On Sun, Apr 27, 2014 at 09:44:17AM -0400, Jorge Fábregas wrote:
On 04/26/2014 08:25 AM, Cole Robinson wrote:
> It's been available for a while, but you need to install python-guestfs to
> make it work, and the user you run virt-manager as needs read access to the VM
> disk images.
The only package close to that is python-libguestfs. I installed it,
restarted libvirt, fired up some VMs (after changing permissions) but
didn't see any icons. Is the image recognition done upon libvirt
startup or upon VM startup?
It is done on virt-manager start up + some time delay (30 seconds
If it doesn't work for you please do use the --debug flag that Cole
suggested and let us know in a bug report if something is going wrong.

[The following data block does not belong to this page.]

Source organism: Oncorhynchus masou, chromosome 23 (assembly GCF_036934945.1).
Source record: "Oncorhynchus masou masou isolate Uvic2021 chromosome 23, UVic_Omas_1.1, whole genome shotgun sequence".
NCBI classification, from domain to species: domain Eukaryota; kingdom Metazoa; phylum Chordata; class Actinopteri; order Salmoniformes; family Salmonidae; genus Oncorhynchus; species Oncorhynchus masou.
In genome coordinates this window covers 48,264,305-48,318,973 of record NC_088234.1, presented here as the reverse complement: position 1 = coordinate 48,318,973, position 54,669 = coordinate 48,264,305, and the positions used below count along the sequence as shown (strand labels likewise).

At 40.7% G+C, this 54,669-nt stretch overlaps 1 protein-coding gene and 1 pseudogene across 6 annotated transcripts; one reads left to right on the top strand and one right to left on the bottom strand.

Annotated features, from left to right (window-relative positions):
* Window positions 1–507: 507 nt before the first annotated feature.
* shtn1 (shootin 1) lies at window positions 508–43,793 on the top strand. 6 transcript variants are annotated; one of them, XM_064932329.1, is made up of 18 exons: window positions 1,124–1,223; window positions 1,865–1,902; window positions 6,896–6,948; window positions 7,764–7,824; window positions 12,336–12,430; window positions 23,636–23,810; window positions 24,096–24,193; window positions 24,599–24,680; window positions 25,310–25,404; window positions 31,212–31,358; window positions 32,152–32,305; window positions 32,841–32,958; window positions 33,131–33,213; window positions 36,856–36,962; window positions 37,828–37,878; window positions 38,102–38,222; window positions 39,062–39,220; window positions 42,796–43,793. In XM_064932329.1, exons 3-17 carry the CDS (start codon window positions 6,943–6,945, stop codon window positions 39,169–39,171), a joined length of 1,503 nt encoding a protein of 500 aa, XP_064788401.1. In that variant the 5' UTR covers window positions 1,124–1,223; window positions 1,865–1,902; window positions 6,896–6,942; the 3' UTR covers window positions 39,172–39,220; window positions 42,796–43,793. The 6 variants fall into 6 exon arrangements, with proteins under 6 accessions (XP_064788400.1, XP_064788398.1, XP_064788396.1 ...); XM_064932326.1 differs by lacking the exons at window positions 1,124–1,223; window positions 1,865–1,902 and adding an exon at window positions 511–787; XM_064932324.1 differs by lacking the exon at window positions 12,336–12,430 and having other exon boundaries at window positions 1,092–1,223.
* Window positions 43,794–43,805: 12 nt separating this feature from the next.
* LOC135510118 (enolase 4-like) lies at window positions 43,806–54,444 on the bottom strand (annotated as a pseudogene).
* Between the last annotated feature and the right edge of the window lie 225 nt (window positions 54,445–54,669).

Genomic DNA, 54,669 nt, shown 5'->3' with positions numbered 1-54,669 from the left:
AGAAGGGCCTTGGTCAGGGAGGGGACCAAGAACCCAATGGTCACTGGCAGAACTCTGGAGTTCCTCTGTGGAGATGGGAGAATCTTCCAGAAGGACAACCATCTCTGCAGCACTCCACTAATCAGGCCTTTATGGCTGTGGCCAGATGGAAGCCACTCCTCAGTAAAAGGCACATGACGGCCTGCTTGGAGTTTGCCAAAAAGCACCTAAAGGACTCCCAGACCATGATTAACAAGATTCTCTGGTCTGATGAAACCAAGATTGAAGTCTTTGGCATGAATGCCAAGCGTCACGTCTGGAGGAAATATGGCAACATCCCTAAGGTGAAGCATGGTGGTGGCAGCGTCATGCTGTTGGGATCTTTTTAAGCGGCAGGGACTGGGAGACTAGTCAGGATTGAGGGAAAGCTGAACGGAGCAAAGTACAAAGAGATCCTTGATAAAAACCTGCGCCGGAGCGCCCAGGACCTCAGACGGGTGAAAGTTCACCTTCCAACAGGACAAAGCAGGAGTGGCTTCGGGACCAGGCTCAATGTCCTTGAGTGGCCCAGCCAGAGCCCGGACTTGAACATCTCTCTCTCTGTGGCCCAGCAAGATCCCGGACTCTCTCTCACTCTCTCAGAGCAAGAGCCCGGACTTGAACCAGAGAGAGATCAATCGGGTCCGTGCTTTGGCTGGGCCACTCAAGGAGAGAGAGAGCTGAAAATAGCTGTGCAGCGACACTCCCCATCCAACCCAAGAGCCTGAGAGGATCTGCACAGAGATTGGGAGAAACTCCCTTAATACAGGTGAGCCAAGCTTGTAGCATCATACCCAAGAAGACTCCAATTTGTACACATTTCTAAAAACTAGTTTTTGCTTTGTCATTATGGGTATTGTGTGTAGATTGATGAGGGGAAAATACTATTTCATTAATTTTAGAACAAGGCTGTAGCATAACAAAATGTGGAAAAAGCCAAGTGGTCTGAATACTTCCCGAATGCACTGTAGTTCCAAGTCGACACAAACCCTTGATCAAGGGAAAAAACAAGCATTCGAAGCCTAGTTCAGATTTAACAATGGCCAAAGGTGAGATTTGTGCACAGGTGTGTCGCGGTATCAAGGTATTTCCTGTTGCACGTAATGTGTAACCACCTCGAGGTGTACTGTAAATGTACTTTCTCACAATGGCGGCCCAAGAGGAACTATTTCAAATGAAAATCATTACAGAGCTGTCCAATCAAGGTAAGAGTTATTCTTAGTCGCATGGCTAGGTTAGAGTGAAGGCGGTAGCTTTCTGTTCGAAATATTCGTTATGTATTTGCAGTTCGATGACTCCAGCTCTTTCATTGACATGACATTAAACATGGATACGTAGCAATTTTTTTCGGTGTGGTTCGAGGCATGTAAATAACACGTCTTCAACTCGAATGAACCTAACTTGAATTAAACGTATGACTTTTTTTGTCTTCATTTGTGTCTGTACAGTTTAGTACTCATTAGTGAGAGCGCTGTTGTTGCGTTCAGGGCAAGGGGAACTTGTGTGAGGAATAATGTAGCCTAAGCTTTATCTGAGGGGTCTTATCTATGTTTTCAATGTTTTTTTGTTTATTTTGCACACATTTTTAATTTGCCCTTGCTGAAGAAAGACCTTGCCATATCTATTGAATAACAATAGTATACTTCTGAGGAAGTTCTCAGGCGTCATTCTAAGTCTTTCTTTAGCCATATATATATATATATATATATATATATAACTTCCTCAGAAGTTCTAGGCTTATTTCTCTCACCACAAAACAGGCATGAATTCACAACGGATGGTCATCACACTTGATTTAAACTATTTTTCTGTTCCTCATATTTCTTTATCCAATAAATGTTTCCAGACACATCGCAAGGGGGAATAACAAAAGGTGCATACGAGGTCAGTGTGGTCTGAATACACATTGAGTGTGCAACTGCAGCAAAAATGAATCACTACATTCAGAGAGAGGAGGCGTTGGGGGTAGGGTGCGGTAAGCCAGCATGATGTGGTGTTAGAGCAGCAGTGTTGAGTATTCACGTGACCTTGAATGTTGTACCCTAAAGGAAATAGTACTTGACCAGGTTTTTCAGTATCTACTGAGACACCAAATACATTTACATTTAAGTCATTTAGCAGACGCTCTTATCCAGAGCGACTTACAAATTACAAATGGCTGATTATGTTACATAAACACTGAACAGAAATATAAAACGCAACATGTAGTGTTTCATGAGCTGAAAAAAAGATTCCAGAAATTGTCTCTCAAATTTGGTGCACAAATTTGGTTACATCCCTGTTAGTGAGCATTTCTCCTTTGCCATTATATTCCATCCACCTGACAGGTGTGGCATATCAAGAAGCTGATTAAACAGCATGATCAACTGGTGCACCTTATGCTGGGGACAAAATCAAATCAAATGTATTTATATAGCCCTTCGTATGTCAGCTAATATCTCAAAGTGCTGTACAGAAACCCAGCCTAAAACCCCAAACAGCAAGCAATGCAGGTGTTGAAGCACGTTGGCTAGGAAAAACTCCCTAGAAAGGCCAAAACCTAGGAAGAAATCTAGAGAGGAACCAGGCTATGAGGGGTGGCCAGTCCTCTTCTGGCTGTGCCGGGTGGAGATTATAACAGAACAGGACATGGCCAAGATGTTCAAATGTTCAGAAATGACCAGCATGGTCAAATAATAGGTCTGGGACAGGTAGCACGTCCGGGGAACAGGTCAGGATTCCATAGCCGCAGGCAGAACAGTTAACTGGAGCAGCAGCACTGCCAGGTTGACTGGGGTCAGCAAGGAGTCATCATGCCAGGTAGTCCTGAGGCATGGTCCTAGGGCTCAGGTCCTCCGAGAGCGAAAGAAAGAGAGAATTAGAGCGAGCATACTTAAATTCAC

I'll have to recheck permissions because
they get overwritten eventually (leaving my regular user without
access)...don't know if that's the problem.
Just curious: Isn't it more easier to create the icons based on the OS
type (as specified by --os-type) instead of inspecting the actual images
As Cole said, it's not allowed for us (or any free software that wants
to obey trademark law in the majority of countries in the world) to
ship icons. The relevant legal thread is:
In any case how would you know which icon to display without guest
inspection? --os-type isn't recorded by libvirt, and even if it was
it doesn't reliably tell you which guest is running.
& having to install all these extra packages?
Starting with libguestfs >= 1.26 (in Fedora >= 20 & Debian/
experimental), libguestfs is split into multiple subpackages, so it
doesn't pull in large dependencies like XFS, clustered filesystems and
Richard Jones, Virtualization Group, Red Hat http://people.redhat.com/~rjones
Read my programming and virtualization blog: http://rwmj.wordpress.com
virt-df lists disk usage of guests without needing to install any
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